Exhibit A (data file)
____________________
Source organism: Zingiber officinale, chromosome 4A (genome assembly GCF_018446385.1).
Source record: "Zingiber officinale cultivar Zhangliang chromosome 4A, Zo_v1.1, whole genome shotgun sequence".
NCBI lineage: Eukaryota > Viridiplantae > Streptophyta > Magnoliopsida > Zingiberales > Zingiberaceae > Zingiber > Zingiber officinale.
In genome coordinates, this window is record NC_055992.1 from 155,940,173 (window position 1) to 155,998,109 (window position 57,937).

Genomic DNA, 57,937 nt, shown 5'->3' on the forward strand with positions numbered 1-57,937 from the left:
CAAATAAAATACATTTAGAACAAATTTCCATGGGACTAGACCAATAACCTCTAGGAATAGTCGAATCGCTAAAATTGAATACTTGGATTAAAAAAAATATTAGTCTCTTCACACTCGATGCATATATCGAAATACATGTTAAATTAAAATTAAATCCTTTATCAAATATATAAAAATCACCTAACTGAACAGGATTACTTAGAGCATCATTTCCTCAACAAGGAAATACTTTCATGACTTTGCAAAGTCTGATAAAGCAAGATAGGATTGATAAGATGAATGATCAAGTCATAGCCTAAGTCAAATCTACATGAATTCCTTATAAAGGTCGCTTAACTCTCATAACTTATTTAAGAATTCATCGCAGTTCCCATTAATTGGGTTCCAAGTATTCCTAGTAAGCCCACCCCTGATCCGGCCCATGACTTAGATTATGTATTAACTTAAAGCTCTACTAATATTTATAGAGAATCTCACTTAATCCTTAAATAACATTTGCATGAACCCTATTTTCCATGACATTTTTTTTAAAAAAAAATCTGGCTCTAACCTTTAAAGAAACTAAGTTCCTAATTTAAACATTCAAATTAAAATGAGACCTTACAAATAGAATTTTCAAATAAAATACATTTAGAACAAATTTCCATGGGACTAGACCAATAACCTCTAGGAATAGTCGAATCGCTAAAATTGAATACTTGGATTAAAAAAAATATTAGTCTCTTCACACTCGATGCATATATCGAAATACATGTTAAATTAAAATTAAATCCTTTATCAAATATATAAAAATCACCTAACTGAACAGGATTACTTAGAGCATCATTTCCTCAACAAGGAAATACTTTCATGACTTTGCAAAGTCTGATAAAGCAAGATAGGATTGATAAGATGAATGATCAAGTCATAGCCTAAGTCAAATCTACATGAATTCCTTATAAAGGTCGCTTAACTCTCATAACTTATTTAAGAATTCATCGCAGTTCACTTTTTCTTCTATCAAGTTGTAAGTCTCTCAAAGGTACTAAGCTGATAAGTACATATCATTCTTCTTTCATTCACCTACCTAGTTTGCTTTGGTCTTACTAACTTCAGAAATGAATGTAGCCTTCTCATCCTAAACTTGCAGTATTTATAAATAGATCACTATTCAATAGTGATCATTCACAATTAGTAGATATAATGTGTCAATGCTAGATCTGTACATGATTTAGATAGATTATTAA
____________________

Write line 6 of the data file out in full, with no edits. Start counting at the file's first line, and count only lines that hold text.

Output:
CAAATAAAATACATTTAGAACAAATTTCCATGGGACTAGACCAATAACCTCTAGGAATAGTCGAATCGCTAAAATTGAATACTTGGATTAAAAAAAATATTAGTCTCTTCACACTCGATGCATATATCGAAATACATGTTAAATTAAAATTAAATCCTTTATCAAATATATAAAAATCACCTAACTGAACAGGATTACTTAGAGCATCATTTCCTCAACAAGGAAATACTTTCATGACTTTGCAAAGTCTGATAAAGCAAGATAGGATTGATAAGATGAATGATCAAGTCATAGCCTAAGTCAAATCTACATGAATTCCTTATAAAGGTCGCTTAACTCTCATAACTTATTTAAGAATTCATCGCAGTTCCCATTAATTGGGTTCCAAGTATTCCTAGTAAGCCCACCCCTGATCCGGCCCATGACTTAGATTATGTATTAACTTAAAGCTCTACTAATATTTATAGAGAATCTCACTTAATCCTTAAATAACATTTGCATGAACCCTATTTTCCATGACATTTTTTTTAAAAAAAAATCTGGCTCTAACCTTTAAAGAAACTAAGTTCCTAATTTAAACATTCAAATTAAAATGAGACCTTACAAATAGAATTTTCAAATAAAATACATTTAGAACAAATTTCCATGGGACTAGACCAATAACCTCTAGGAATAGTCGAATCGCTAAAATTGAATACTTGGATTAAAAAAAATATTAGTCTCTTCACACTCGATGCATATATCGAAATACATGTTAAATTAAAATTAAATCCTTTATCAAATATATAAAAATCACCTAACTGAACAGGATTACTTAGAGCATCATTTCCTCAACAAGGAAATACTTTCATGACTTTGCAAAGTCTGATAAAGCAAGATAGGATTGATAAGATGAATGATCAAGTCATAGCCTAAGTCAAATCTACATGAATTCCTTATAAAGGTCGCTTAACTCTCATAACTTATTTAAGAATTCATCGCAGTTCACTTTTTCTTCTATCAAGTTGTAAGTCTCTCAAAGGTACTAAGCTGATAAGTACATATCATTCTTCTTTCATTCACCTACCTAGTTTGCTTTGGTCTTACTAACTTCAGAAATGAATGTAGCCTTCTCATCCTAAACTTGCAGTATTTATAAATAGATCACTATTCAATAGTGATCATTCACAATTAGTAGATATAATGTGTCAATGCTAGATCTGTACATGATTTAGATAGATTATTAA